Gyeongju, the real Korea

posted in: South Korea, TIPS | 0

Following our fantastic days in Seoul we wanted to explore a bit the rest of South Korea. Our plane to Osaka was to leave from Daegu, to the southeast of the peninsula, so it was obvious where we had to go. I’m a big World Heritage Sites fan, thus Gyeongju proved to be the perfect place. It’s just an hour away from Daegu Airport, and offers great cultural and natural sites. On top of that, the area has a nice lake and the beach is nearby.

Gyeongju - Gyeongju City

Gyeongju City

Getting to Gyeongju on the super-fast KTX took us 2 hours. Travelling around Korea can be a bit shocking, there are buildings all around. Just imagine a 2-hour train ride within a never ending urban sprawl. But the further you get from Seoul the less populated the country is. Naturally, Gyeongyu is something else. It’s a mid-size city of some 250000 people surrounded by the beautiful Gyeongju National Park. The city center is quite soulless but the southern part, close to the Historic area, resembles a traditional Korean village. There are three World Heritage Sites within a radius of just 40km2: Gyeongju Historic Areas, Bulguksa Temple & Seokguram Grotto and Yangdong Folk Village.

Gyeongju - Bomun Lake

Bomun Lake

Our charming Bomun World Pension sits south of the Bomun Lake providing all the peace and tranquility needed to chill. While the northern side of the lake is packed with large hotels and shopping centers, rice fields and small houses surround the southern side. We would wake up in the morning and walk to any of the fancy cafés next doors, to do what we like doing the most: having coffee and cake while intaking the views. Our hotel has bikes too, so we hopped on two and explored the area happily on our own.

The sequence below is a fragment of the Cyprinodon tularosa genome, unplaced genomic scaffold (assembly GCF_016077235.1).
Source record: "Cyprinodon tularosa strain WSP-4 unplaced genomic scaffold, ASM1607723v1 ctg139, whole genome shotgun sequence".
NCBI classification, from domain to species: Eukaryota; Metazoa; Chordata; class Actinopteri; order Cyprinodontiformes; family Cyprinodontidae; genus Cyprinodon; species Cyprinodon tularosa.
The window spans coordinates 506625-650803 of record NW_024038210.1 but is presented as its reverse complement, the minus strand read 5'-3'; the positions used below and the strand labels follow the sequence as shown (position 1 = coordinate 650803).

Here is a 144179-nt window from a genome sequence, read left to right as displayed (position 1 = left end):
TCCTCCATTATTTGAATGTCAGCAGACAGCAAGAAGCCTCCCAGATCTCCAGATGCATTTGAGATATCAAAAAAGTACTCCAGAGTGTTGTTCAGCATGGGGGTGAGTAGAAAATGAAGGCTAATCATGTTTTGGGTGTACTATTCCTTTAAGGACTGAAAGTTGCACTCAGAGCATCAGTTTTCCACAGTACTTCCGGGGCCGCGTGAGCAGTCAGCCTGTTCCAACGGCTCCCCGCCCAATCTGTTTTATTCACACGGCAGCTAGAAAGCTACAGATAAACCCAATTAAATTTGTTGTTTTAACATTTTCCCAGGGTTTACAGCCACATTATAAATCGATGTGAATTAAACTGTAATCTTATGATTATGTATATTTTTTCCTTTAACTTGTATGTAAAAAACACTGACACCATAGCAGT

Gyeongju - Gyeongju Historic Areas

Gyeongju Historic Areas

The fast train from Seoul arrives at the new train station out of the city. From there we took a bus into the centre and instead of going directly to our lovely hotel we decided to visit the Gyeongju Historic Areas. So we rented two bikes, left our bags and toured the Gyeongju’s main heritage site including its temples, pagodas, tombs and palaces from the 7th to the 10th centuries. All we had to do is enjoy the area, mostly to ourselves since it seems most people come here from Seoul during the weekend. Yes, we had coffee and cakes again.

Gyeongju - Bulguksa Temple

Bulguksa Temple and Seokguram Grotto

Another good thing about our little hotel is its location close to the magnificent Bulguksa Temple. The main temple of the Jogye Order homes seven national treasures. The place is worth visiting, and again we biked there through the Korean countryside. The same day we also visited the nearby Seokguram Grotto which kind of disappointed us. We could only see it from a far; through a thick glass wall isolating it, supposedly to protect it. At least we got to see many squirrels and the path through the forest was simply amazing.

Gyeongju - Gyeongju’s Beach Bonggil Daewangam Beach

Gyeongju’s Beach

On the third day we had to choose between the traditional Yangdong Folk Village 20km north of the city, or the beach 20km south of our pension. We had seen Seoul’s Bukchon village plus we had to change buses in the city, so we decided to go to the Bonggil Daewangam Beach. We didn’t have high expectations, but it turned out a perfect day. The beach is pretty nice, with locals selling fish and cooking it just in front of us. Locals don’t speak English, but luckily there was a Korean-American guy who helped us choose the right food. Delicious!

Gyeongju - The real Korea

The real Korea

Gyeongju is without a doubt one of Korea’s nicest places. We will never forget the warmth of its people, especially our host at the pension who even drove us to the nearest bus stop. The landscape, the coffee and cakes are hard to forget too. If South Korea is on your list be sure to visit its countryside. Seoul is nice, but it’s here in Gyeongju that you get to feel a more relaxed easy-going Korea. Insider’s tip: finding the right location of the world heritage sites and other places of interest can be tricky so I prepared the map below, hope it comes handy. You can go visit the tourist info at the train station too. They have cool maps!

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Center map
Traffic
Bicycling
Transit

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